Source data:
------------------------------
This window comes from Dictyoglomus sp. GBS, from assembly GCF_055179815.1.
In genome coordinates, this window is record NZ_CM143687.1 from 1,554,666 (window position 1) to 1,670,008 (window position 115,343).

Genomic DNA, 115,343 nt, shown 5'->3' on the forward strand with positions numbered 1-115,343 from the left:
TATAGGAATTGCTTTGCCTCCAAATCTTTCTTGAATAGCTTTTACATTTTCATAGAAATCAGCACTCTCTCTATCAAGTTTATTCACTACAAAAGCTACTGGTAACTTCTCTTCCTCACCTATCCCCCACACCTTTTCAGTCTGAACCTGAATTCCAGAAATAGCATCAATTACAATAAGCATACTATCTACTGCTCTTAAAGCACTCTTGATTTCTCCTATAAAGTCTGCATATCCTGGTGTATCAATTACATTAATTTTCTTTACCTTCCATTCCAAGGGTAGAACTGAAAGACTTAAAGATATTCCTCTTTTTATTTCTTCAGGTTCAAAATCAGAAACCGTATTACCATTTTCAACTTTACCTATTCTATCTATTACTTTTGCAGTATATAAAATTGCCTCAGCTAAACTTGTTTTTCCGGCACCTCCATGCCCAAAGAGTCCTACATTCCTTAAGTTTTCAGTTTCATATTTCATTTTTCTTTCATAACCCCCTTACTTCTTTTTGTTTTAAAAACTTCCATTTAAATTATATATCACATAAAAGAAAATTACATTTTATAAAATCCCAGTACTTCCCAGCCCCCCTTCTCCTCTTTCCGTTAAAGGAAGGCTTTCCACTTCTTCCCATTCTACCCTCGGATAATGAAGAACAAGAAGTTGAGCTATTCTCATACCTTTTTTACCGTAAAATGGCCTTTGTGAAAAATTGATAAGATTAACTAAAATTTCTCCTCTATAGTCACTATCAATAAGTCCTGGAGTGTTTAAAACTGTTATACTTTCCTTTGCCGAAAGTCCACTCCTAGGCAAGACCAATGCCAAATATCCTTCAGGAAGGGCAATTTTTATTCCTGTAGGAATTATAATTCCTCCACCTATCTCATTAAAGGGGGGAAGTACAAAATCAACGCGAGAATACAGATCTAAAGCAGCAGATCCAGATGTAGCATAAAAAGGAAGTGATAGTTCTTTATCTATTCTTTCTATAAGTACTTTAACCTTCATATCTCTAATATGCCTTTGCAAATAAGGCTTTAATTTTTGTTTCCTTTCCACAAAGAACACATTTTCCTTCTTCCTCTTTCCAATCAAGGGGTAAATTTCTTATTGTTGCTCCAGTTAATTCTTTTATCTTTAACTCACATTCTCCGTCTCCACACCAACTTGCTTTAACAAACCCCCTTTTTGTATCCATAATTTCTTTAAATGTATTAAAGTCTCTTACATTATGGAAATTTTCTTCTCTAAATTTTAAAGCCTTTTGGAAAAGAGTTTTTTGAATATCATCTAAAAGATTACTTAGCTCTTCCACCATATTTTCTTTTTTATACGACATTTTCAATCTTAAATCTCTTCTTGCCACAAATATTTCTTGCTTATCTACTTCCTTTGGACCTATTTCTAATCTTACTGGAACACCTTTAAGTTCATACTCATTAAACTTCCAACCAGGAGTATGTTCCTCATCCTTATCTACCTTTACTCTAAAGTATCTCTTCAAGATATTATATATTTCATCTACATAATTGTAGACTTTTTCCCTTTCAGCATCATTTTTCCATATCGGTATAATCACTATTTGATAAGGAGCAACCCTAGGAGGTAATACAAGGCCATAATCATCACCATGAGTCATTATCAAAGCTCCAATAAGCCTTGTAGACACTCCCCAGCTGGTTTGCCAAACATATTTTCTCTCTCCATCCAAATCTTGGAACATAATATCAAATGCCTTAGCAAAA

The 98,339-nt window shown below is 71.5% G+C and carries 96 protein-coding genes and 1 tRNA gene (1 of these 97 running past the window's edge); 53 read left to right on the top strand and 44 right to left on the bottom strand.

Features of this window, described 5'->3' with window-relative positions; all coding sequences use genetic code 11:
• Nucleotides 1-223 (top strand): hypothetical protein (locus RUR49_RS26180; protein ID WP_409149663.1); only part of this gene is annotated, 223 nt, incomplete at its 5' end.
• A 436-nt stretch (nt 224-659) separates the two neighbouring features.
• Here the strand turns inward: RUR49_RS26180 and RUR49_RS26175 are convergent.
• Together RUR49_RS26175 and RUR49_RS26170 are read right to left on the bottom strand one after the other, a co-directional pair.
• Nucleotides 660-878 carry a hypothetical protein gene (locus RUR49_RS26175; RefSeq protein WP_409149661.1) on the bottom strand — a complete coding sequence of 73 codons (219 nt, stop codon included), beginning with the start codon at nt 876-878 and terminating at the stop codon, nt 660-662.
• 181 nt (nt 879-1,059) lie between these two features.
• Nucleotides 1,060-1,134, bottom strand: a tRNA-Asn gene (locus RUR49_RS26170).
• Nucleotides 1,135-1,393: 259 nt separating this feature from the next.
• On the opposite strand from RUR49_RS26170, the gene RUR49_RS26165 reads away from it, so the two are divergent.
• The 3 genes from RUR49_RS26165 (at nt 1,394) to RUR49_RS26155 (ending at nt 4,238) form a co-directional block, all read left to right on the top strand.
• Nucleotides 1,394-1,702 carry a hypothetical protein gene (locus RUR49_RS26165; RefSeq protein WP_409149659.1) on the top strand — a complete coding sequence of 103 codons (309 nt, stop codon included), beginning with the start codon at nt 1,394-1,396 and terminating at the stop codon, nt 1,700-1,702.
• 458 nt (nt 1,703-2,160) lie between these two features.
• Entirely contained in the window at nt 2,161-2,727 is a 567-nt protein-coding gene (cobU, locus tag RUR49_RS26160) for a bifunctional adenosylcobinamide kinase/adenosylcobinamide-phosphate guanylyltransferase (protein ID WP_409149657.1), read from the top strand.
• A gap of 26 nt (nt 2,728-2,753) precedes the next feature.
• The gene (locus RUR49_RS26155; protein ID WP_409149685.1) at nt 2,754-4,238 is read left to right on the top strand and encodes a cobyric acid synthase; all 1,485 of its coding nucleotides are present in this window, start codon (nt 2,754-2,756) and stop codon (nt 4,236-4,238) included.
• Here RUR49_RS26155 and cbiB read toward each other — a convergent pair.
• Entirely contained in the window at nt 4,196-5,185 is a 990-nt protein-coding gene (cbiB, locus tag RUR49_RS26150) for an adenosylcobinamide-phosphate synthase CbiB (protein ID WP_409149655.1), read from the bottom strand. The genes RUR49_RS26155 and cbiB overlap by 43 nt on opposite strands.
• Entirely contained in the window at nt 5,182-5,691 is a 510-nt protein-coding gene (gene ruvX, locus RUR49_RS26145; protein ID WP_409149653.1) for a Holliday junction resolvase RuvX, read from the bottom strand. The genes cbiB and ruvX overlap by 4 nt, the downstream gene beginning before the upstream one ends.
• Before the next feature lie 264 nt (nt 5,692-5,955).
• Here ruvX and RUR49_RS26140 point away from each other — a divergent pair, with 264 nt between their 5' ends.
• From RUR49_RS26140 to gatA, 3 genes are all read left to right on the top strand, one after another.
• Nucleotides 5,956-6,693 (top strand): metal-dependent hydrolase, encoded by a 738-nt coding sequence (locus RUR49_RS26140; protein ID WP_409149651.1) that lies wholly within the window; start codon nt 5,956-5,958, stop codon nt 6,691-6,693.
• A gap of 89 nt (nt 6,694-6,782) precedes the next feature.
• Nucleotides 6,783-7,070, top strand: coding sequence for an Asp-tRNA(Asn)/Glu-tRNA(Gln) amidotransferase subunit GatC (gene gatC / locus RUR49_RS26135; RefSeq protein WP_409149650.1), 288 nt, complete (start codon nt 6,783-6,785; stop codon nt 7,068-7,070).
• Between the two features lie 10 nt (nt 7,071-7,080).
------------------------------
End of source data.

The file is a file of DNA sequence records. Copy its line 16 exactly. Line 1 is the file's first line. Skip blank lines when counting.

• The 3 genes from RUR49_RS26165 (at nt 1,394) to RUR49_RS26155 (ending at nt 4,238) form a co-directional block, all read left to right on the top strand.